This confluence of emerging technologies and marketplace changes made the last decade the age of the marketing scientist. Finally, the Internet was no longer just a channel. It was THE channel. This opened the door to whole new ways of looking at marketing. It spawned the inbound movement (thank you Hubspot). For the first time ever we could actually peer inside a B2B buying process using marketing automation and other digital technologies the same way ethnographers had studied retail buying behavior for decades. This, of course, led to funnels, conversion flows, lead scoring models, lead nurturing programs, MQLs, SQLs, and SRLs. Suddenly, we had the ability to mine behavioral data to find sales-ready prospects and flip them over to a sales person at precisely the moment the time was right. Digital marketing essentially took over all B2B marketing.
But, over the course of the decade this new found science of marketing has definitely come with a price. We’ve become addicted to data. We’re inclined to measure every single tactic and every single point. We want to abandon strategies on the whim of a data decline. We only want to talk to highly engaged prospects (only inbound leads or those that have demonstrated digital buying behavior).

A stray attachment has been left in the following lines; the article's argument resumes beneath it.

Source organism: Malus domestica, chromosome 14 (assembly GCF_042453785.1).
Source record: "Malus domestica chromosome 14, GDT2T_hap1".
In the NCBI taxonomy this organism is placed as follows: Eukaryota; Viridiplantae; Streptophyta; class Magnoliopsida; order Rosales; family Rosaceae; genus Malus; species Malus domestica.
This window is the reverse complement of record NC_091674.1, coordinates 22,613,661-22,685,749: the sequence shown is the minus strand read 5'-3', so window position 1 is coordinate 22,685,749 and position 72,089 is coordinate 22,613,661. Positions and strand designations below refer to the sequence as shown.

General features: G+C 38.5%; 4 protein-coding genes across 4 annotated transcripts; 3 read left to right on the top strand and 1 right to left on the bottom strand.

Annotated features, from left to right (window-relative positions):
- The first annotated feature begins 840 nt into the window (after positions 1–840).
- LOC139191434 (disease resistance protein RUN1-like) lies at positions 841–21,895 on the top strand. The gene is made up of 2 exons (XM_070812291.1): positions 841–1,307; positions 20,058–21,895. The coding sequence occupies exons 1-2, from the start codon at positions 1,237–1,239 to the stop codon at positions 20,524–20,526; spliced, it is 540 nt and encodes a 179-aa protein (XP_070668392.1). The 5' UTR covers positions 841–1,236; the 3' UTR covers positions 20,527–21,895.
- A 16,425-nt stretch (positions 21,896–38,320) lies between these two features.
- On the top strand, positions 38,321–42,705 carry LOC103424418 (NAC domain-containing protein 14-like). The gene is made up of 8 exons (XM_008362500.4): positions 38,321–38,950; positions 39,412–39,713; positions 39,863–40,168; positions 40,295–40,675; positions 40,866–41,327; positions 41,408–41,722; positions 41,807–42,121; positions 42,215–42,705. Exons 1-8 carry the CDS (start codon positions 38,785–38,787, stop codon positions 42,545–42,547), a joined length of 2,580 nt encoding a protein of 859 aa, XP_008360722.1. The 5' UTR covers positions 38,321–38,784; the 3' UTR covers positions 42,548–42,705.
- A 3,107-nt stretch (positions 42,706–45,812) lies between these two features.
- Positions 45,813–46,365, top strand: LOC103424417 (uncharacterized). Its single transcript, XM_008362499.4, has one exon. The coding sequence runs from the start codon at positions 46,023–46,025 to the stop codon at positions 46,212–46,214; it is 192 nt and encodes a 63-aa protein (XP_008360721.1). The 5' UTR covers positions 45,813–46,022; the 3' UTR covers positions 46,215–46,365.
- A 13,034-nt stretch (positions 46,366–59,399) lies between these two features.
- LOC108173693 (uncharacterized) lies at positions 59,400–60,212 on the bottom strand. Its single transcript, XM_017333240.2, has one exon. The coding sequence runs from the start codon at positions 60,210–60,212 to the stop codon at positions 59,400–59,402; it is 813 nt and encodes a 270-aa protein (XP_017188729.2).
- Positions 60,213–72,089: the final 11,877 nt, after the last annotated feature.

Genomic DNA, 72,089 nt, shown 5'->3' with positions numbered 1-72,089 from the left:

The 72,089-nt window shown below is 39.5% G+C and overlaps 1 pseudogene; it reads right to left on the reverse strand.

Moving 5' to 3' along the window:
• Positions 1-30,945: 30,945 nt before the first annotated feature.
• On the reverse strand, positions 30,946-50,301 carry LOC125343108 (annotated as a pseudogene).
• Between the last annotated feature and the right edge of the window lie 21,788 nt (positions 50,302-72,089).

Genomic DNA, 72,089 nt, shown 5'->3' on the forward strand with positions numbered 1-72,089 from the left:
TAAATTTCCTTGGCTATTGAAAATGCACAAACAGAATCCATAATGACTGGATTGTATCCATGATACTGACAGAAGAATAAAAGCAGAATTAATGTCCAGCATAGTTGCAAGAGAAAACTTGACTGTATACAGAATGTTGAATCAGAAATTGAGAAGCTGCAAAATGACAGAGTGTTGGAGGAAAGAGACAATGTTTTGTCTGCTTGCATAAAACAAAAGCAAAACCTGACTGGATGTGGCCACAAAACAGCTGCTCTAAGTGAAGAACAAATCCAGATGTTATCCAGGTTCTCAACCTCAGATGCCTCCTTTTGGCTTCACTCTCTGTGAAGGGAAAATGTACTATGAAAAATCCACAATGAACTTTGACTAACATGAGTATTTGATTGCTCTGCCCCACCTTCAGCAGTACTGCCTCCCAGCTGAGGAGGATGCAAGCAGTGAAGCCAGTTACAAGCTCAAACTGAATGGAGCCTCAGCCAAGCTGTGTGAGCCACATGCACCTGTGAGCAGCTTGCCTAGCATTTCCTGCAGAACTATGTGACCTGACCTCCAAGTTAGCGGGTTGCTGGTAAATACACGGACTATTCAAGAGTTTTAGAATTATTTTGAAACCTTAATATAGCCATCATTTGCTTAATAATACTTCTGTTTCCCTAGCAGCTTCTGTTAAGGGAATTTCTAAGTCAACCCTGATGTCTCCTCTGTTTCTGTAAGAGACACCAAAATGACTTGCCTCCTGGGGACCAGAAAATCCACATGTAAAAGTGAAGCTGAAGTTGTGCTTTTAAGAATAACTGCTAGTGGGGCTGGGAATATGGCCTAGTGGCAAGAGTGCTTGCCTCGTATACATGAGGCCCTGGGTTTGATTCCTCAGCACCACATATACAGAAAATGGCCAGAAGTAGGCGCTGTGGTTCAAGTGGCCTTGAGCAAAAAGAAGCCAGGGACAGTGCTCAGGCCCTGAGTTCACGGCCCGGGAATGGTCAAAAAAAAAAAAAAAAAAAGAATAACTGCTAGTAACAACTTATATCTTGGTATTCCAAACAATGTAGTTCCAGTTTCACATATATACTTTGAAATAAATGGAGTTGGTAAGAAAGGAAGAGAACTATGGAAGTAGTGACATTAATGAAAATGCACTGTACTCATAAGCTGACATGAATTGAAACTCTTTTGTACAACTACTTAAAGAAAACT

Gradually, big ideas have become second fiddle to search position. We’ve stripped out creative headlines in favor of keyword-laden phrases in the hopes they’ll help us grab position 1 (or maybe position 0) of a search result. We shove those same article headlines into content analyzers to optimize them for social media. We A/B test images, headlines, subject lines, email messages, and advertisements. We develop 20 options and let the algorithms figure out which one will win.
Now, don’t get me wrong. All this stuff is amazing. We do all this for our clients and for our agency every day. Our ability to attract potential clients through search engines, identify high potential ones from within a data set and nurture them towards a sales conversation today is remarkable. And, of course, the measurability of all this is even better.